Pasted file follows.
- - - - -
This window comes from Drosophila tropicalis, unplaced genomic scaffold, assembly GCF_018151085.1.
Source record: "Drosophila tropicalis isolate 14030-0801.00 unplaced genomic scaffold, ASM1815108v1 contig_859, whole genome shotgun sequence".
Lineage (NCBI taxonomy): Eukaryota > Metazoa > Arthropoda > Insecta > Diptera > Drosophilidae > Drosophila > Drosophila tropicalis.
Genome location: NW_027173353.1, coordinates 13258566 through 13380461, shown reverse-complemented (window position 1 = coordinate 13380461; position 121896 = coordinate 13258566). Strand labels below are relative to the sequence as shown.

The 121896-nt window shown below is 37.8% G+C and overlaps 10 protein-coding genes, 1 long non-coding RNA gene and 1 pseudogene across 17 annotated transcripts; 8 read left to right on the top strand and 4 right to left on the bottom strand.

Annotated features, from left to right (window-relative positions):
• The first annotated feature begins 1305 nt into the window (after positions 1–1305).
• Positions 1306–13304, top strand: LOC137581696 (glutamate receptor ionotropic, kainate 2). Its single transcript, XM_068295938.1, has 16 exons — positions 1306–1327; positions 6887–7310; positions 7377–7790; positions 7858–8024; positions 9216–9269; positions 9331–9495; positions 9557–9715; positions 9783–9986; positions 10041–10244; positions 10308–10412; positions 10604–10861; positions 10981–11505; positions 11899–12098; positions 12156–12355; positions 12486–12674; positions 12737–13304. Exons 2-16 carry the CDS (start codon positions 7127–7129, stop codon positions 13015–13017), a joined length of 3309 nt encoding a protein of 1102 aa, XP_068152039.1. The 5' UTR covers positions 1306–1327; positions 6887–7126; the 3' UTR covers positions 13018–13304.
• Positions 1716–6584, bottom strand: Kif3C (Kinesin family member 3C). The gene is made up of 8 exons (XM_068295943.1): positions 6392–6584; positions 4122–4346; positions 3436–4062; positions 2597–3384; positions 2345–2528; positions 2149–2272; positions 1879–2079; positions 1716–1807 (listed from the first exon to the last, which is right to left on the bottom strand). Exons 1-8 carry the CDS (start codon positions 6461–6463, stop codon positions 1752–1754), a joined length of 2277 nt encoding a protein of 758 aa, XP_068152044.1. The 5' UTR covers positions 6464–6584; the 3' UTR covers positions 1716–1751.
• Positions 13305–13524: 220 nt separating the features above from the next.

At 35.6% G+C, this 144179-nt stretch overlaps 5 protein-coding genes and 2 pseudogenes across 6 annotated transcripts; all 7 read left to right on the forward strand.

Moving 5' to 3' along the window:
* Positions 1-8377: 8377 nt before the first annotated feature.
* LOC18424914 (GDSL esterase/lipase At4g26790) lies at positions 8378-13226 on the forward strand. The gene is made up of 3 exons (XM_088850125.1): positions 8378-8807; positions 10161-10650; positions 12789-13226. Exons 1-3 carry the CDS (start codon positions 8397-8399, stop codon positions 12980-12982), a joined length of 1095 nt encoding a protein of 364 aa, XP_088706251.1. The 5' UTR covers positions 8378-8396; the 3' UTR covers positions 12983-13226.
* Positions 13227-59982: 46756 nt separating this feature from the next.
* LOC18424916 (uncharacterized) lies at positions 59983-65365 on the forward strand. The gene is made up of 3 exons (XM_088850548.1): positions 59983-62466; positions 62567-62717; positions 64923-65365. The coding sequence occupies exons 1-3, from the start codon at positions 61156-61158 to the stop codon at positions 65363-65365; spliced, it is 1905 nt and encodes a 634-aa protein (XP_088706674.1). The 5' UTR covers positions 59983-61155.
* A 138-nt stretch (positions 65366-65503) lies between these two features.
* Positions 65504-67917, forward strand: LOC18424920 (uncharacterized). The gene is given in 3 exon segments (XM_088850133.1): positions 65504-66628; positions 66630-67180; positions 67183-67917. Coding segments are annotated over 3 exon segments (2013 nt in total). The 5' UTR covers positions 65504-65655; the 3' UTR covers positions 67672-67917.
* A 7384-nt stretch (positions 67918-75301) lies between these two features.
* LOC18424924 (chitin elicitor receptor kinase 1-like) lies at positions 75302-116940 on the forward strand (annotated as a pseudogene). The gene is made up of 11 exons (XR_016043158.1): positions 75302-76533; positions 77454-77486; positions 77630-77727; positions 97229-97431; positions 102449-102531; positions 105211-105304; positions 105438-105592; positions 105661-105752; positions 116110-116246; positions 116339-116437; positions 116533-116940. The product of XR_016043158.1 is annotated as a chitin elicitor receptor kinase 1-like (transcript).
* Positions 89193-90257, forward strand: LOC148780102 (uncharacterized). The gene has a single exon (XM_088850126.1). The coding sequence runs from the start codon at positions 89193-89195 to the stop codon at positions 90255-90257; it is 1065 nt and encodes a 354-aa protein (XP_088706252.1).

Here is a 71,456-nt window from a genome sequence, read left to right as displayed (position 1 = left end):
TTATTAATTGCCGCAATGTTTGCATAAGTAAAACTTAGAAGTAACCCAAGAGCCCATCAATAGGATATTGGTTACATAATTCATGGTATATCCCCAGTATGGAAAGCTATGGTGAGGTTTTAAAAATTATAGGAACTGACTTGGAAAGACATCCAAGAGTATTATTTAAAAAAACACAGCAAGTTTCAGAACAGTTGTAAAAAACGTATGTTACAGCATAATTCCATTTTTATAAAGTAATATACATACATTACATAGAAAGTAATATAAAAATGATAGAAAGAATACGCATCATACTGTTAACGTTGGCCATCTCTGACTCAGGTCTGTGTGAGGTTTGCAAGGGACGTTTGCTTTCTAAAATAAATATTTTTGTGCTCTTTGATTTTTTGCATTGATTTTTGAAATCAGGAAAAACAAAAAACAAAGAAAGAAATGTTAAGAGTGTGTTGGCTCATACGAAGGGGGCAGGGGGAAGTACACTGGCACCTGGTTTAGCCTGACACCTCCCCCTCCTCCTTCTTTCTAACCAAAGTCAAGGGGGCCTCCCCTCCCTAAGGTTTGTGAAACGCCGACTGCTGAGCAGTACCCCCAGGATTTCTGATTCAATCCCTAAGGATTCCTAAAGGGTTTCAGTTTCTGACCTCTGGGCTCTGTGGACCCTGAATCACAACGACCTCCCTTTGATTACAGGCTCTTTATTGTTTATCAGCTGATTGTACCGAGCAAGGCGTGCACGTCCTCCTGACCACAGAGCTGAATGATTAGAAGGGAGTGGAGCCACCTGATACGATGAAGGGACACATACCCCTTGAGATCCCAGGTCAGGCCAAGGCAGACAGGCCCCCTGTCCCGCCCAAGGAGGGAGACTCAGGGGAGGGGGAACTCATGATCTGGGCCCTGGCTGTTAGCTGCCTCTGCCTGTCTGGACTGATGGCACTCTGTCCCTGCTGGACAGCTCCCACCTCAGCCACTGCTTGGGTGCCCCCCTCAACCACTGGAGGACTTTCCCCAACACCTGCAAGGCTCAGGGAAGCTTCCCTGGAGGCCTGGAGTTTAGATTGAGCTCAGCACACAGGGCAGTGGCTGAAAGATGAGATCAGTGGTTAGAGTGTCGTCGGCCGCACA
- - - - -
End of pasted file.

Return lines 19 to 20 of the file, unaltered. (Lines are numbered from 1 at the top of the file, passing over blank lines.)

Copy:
* A 7384-nt stretch (positions 67918-75301) lies between these two features.
* LOC18424924 (chitin elicitor receptor kinase 1-like) lies at positions 75302-116940 on the forward strand (annotated as a pseudogene). The gene is made up of 11 exons (XR_016043158.1): positions 75302-76533; positions 77454-77486; positions 77630-77727; positions 97229-97431; positions 102449-102531; positions 105211-105304; positions 105438-105592; positions 105661-105752; positions 116110-116246; positions 116339-116437; positions 116533-116940. The product of XR_016043158.1 is annotated as a chitin elicitor receptor kinase 1-like (transcript).